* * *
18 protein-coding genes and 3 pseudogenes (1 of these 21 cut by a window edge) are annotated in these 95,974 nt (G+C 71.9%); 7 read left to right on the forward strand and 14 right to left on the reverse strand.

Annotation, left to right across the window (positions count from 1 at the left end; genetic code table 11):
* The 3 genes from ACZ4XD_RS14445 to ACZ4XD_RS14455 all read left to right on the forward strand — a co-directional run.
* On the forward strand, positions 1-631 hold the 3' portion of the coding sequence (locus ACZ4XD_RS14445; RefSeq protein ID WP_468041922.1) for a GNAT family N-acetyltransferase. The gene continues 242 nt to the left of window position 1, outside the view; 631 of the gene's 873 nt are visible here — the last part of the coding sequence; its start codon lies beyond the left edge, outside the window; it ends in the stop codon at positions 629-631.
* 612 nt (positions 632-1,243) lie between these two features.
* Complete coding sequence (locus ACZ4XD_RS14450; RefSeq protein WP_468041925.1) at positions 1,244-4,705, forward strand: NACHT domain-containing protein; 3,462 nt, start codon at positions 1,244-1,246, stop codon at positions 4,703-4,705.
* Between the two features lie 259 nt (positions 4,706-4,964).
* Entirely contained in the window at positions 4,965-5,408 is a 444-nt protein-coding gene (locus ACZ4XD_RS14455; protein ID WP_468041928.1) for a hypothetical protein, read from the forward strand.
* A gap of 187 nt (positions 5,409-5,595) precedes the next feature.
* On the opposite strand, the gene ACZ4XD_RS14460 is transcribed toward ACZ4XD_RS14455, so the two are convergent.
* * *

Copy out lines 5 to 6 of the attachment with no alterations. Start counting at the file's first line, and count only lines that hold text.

* 612 nt (positions 632-1,243) lie between these two features.
* Complete coding sequence (locus ACZ4XD_RS14450; RefSeq protein WP_468041925.1) at positions 1,244-4,705, forward strand: NACHT domain-containing protein; 3,462 nt, start codon at positions 1,244-1,246, stop codon at positions 4,703-4,705.